Five women in the Republic of the Marshall Islands (RMI) are making a difference by operating the country’s first counselling service, Weto in Mour.
Weto in Mour is operated by Women United in the Marshall Islands (WUTMI), with the service and its staff supported by the Australian Government’s Pacific Women Shaping Pacific Development (Pacific Women) program.
Some of RMI’s most influential women have connections with WUTMI, including the country’s President, Her Excellency Dr Hilda Heine, who was a founding member of the organisation.
Candida Kaious is Weto in Mour’s Program Coordinator. Counsellor-advocates Tanya Terry and Daniya Note provide ongoing psychosocial support via case management and case advocacy work for survivors of violence. Adelma Louis and Christy Mckay run a prevention program raising awareness in the community, schools, churches and government ministries on violence against women. These women – all in their thirties – balance work, family and other commitments with their passion to support women and children in a challenging environment.
Since opening in 2016, Weto in Mour has increased awareness of the issue of violence against women and improved the quality of response services and coordination of referral networks available to survivors.
Program Coordinator Ms Kaious, explained there are many challenges, not least of which is working on a sensitive issue within a small population, particularly in RMI’s outer islands.
‘Here on Majuro [the capital city] we say that we are related to everyone,’ said Ms Kaious. ‘But, in the outer islands, they are really close, like, “this is my house, this is my brother’s house, that’s my sister’s house”… there is no person that is not related to the other.’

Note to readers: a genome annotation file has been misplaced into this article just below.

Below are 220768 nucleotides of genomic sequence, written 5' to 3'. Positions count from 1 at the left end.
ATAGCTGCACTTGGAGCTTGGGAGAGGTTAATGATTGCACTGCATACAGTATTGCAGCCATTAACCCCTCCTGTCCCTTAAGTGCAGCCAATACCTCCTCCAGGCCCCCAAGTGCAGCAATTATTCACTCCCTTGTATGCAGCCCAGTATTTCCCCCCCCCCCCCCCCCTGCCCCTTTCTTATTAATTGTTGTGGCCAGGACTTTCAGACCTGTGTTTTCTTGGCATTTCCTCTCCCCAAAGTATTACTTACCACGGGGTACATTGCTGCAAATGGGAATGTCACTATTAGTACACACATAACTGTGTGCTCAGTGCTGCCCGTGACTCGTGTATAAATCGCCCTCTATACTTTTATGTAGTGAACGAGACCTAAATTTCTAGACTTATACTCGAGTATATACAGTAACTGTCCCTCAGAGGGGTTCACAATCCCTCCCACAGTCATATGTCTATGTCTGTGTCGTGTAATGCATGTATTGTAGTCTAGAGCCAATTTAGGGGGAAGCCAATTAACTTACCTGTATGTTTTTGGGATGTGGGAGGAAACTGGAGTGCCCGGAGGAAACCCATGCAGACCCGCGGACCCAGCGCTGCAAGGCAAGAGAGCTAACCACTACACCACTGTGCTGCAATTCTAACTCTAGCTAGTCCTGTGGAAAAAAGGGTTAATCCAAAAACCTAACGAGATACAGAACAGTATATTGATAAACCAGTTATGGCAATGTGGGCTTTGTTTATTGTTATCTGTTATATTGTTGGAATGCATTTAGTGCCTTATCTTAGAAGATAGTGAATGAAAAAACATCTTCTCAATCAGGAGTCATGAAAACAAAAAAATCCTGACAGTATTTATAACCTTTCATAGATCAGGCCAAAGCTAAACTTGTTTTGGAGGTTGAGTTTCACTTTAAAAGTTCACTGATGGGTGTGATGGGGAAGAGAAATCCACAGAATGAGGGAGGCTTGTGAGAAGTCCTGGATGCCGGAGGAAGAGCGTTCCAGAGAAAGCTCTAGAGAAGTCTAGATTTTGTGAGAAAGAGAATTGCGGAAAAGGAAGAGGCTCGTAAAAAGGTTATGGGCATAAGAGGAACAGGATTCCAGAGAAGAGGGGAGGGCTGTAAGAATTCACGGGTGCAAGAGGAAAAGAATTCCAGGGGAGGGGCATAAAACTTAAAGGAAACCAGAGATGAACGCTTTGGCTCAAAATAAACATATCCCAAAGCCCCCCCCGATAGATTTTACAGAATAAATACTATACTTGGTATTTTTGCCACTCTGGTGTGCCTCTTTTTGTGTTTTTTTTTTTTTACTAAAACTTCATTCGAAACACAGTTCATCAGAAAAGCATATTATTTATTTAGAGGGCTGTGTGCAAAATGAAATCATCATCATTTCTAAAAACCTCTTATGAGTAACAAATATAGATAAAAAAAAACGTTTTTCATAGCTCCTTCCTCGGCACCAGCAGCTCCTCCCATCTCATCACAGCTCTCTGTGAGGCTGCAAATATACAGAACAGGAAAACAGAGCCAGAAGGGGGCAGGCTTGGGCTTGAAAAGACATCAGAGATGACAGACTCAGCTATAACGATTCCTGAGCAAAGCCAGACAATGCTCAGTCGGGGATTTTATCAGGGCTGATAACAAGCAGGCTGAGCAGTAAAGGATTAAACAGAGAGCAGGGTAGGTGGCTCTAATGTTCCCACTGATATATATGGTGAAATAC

She added that communication is not easy either, with only one landline typically on each island.
‘Almost every day there are people lining up waiting to use that phone… it’s not private,’ Ms Kaious noted.
Radio communication is another option, but anyone could tune in to the frequency.
Ms Terry lost contact a few times with a client in Jaluit. ‘But the case was still [open], because it was not yet over. I was trying to see if there were any assistance Weto in Mour would have provided,’ Ms Terry said.
The staff also face attitudinal barriers in their work.
‘As women in this profession and [as] an agent of change, we must be prepared to emotionally deal with society’s negative attitude towards the work WUTMI and Weto in Mour is doing, to deal with comments like “we are trying to take away men’s right[s]”,’ said Ms Note. ‘Despite this, as a caseworker, we are dedicated to the work that we do to ensure that the victims of violence are safe and well.’
The staff at the centre believe that they can only change the community if they are passionate about the work they do, in order to inspire others.
‘Just seeing these women being empowered and free; there’s a wonderful feeling there,’ said Ms Kaious. ‘We feel proud of ourselves and the women as well.’